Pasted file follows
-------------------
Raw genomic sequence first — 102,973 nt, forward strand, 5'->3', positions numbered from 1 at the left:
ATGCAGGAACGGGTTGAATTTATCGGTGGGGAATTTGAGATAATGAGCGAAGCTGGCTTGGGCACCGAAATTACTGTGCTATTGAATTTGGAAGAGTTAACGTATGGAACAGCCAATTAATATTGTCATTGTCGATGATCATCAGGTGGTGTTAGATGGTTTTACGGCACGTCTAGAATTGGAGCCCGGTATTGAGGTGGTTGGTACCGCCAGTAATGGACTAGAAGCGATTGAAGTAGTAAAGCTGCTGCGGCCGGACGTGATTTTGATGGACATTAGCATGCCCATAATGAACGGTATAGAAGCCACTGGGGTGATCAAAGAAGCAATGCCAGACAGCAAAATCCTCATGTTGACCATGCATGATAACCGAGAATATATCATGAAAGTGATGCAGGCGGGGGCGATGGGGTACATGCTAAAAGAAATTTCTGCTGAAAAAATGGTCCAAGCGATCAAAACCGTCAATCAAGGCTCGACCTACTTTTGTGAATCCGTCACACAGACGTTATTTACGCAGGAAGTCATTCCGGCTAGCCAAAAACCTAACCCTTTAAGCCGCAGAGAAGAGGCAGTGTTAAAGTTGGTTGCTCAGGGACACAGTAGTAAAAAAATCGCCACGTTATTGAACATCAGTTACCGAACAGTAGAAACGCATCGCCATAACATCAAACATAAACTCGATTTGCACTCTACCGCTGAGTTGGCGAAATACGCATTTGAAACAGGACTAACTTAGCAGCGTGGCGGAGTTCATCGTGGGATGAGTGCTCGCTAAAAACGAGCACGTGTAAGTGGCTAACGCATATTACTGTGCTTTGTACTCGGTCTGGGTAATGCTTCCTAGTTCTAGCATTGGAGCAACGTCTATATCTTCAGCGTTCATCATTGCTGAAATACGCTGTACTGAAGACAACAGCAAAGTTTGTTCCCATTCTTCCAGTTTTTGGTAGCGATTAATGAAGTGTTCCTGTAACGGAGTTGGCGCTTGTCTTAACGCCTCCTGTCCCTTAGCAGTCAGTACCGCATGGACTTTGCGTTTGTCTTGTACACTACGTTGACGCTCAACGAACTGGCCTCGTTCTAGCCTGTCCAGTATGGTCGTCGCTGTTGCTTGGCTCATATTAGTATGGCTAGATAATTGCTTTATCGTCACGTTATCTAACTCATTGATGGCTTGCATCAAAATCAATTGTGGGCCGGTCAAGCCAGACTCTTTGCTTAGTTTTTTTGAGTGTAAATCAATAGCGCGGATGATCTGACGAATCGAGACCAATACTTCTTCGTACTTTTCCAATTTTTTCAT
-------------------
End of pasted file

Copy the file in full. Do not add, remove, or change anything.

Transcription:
Raw genomic sequence first — 102,973 nt, forward strand, 5'->3', positions numbered from 1 at the left:
ATGCAGGAACGGGTTGAATTTATCGGTGGGGAATTTGAGATAATGAGCGAAGCTGGCTTGGGCACCGAAATTACTGTGCTATTGAATTTGGAAGAGTTAACGTATGGAACAGCCAATTAATATTGTCATTGTCGATGATCATCAGGTGGTGTTAGATGGTTTTACGGCACGTCTAGAATTGGAGCCCGGTATTGAGGTGGTTGGTACCGCCAGTAATGGACTAGAAGCGATTGAAGTAGTAAAGCTGCTGCGGCCGGACGTGATTTTGATGGACATTAGCATGCCCATAATGAACGGTATAGAAGCCACTGGGGTGATCAAAGAAGCAATGCCAGACAGCAAAATCCTCATGTTGACCATGCATGATAACCGAGAATATATCATGAAAGTGATGCAGGCGGGGGCGATGGGGTACATGCTAAAAGAAATTTCTGCTGAAAAAATGGTCCAAGCGATCAAAACCGTCAATCAAGGCTCGACCTACTTTTGTGAATCCGTCACACAGACGTTATTTACGCAGGAAGTCATTCCGGCTAGCCAAAAACCTAACCCTTTAAGCCGCAGAGAAGAGGCAGTGTTAAAGTTGGTTGCTCAGGGACACAGTAGTAAAAAAATCGCCACGTTATTGAACATCAGTTACCGAACAGTAGAAACGCATCGCCATAACATCAAACATAAACTCGATTTGCACTCTACCGCTGAGTTGGCGAAATACGCATTTGAAACAGGACTAACTTAGCAGCGTGGCGGAGTTCATCGTGGGATGAGTGCTCGCTAAAAACGAGCACGTGTAAGTGGCTAACGCATATTACTGTGCTTTGTACTCGGTCTGGGTAATGCTTCCTAGTTCTAGCATTGGAGCAACGTCTATATCTTCAGCGTTCATCATTGCTGAAATACGCTGTACTGAAGACAACAGCAAAGTTTGTTCCCATTCTTCCAGTTTTTGGTAGCGATTAATGAAGTGTTCCTGTAACGGAGTTGGCGCTTGTCTTAACGCCTCCTGTCCCTTAGCAGTCAGTACCGCATGGACTTTGCGTTTGTCTTGTACACTACGTTGACGCTCAACGAACTGGCCTCGTTCTAGCCTGTCCAGTATGGTCGTCGCTGTTGCTTGGCTCATATTAGTATGGCTAGATAATTGCTTTATCGTCACGTTATCTAACTCATTGATGGCTTGCATCAAAATCAATTGTGGGCCGGTCAAGCCAGACTCTTTGCTTAGTTTTTTTGAGTGTAAATCAATAGCGCGGATGATCTGACGAATCGAGACCAATACTTCTTCGTACTTTTCCAATTTTTTCAT